Talking about medical science these days!!
I wouldn’t be surprised if it’s going be available for “human” in near future than we think. Read on.
Gene Therapy Restores Hearing in Deaf Animals
Monday February 14, 2005
By Karla Gale
NEW YORK (Reuters Health) – By transferring a gene that regulates fundamental cell development into the inner ear of deafened guinea pigs, researchers have regenerated so-called hair cells and partially restored the animals’ hearing
Hair cells inside the cochlear of the ear respond to sound waves and convert them into electrical nerve signals that the brain interprets as sound. Damaged or absent hair cells are one cause of profound deafness.
To investigate the potential of a gene called Atoh1 to restore hearing in this situation, Dr. Yehoash Raphael, at the University of Michigan in Ann Arbor, and his team first administered ear-damaging drugs to young adult guinea pigs, which led to complete loss of certain hair cells of the cochlea.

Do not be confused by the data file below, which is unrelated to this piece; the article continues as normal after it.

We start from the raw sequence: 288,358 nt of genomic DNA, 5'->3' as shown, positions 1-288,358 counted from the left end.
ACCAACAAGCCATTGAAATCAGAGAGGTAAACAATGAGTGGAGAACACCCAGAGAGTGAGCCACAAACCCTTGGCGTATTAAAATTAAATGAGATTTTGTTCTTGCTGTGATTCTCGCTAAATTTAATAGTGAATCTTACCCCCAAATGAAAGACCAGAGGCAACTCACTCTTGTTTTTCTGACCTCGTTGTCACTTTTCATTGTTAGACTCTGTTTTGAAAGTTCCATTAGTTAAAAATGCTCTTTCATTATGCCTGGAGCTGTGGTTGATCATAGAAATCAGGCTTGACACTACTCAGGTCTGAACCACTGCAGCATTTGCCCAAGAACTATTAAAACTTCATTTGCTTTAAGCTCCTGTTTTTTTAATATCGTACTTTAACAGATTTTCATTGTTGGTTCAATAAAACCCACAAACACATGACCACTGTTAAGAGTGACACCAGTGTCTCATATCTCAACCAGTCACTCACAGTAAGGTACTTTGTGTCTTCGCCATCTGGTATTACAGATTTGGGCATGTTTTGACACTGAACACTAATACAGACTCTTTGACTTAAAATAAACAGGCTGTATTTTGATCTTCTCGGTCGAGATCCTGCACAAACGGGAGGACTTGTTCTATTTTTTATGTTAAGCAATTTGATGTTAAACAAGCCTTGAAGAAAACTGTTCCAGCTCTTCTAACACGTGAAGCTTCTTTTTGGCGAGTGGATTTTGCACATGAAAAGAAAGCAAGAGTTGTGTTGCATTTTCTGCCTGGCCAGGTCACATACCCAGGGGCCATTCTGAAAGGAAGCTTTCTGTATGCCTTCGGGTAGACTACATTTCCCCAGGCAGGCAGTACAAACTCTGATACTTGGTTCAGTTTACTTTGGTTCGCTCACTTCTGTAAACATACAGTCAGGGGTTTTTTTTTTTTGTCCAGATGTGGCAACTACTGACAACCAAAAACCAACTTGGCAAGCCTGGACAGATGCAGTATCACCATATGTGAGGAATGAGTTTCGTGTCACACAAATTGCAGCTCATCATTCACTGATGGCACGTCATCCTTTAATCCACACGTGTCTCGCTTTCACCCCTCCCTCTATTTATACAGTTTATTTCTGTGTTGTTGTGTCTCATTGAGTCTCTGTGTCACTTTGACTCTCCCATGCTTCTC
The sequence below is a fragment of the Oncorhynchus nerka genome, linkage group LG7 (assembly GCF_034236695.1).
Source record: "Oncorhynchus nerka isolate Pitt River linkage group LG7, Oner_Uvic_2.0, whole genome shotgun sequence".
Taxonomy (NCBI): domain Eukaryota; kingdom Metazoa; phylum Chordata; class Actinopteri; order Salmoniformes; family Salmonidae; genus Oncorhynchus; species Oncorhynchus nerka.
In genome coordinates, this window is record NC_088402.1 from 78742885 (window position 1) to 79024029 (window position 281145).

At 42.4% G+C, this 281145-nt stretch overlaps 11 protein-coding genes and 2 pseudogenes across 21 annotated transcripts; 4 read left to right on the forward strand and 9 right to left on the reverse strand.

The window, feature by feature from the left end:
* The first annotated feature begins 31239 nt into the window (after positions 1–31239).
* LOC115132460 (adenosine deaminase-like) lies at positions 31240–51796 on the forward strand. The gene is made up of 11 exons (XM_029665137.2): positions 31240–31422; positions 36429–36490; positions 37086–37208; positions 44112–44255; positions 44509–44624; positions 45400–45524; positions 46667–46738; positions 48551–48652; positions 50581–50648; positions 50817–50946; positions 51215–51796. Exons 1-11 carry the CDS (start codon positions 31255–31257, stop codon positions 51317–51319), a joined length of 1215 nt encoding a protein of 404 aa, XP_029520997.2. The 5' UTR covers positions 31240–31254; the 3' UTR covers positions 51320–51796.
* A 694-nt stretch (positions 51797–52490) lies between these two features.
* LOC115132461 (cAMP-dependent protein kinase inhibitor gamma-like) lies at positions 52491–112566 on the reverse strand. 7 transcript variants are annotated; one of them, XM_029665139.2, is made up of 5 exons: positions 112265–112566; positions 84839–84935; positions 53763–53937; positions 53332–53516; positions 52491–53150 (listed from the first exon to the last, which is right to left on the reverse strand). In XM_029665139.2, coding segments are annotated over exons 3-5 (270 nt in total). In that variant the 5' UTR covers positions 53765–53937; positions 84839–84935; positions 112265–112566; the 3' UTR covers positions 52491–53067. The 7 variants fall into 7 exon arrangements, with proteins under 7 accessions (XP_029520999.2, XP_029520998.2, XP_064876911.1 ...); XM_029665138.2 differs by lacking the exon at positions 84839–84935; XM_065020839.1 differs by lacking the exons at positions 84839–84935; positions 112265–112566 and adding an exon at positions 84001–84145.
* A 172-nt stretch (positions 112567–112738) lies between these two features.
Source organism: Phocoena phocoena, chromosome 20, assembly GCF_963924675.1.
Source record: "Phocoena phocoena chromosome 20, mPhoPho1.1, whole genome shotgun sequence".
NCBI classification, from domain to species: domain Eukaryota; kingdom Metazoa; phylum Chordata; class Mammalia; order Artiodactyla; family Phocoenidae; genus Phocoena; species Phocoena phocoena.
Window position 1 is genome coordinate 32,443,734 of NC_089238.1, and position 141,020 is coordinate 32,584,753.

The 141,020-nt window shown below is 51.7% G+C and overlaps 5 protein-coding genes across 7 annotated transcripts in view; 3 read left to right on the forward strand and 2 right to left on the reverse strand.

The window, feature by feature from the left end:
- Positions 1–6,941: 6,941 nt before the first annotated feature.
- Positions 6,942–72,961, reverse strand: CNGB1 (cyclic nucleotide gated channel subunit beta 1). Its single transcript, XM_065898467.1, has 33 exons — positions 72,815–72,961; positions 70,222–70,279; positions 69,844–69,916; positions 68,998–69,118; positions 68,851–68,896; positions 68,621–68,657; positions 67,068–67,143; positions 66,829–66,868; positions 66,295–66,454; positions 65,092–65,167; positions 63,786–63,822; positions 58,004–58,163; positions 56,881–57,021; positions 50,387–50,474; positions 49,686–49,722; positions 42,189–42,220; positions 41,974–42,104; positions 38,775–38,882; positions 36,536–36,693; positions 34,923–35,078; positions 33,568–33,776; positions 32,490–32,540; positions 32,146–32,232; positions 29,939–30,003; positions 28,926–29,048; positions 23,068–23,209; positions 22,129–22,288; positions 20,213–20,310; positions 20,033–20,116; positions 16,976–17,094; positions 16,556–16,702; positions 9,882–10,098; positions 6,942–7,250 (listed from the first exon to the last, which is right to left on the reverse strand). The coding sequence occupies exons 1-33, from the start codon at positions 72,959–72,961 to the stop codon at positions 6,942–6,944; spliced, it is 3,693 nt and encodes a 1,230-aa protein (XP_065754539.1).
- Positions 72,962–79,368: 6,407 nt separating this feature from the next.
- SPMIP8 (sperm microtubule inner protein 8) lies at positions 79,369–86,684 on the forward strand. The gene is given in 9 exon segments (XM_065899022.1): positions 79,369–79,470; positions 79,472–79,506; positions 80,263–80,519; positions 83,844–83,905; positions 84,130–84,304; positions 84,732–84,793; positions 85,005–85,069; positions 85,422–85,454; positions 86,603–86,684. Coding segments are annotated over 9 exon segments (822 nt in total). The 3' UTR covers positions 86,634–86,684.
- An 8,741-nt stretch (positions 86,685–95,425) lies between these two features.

Monitoring auditory responses in the brain stem of the animals showed they were profoundly deaf.
The research team then used a modified virus to deliver the Atoh1 gene into the left inner ear of the deafened animals.
Eight weeks later, they saw new hair cells developing in the treated ears, according to a report in the research journal Nature Medicine. In particular, the hair cells looked nearly normal in the innermost part of the ear, although those in the outer structure remained immature.
Brain stem recordings demonstrated improved hearing thresholds at all frequencies, with responses similar to those of normal animals.
“The inner hair cell is the real hearing cell,” Raphael pointed out to Reuters Health. However, outer hair cells are required for distinguishing different sounds, so it is likely the animals’ hearing was distorted.
If similar improvements could be delivered to the human ear, he added, “it would probably improve the threshold in a way that would make many people very happy, but it would still leave the hearing impaired in its quality.”
However, there are several hurdles to be overcome before this technique can be applied to humans. For one thing, the human inner ear is not nearly as accessible as it is in rodents, Raphael pointed out, “so either very complex surgery will have to be designed, or we will have to come up with better vectors or gene delivery methods to deliver the gene.”
SOURCE: Nature Medicine, online February 13, 2005 – click here to view article online.
Grant W. Laird, Jr.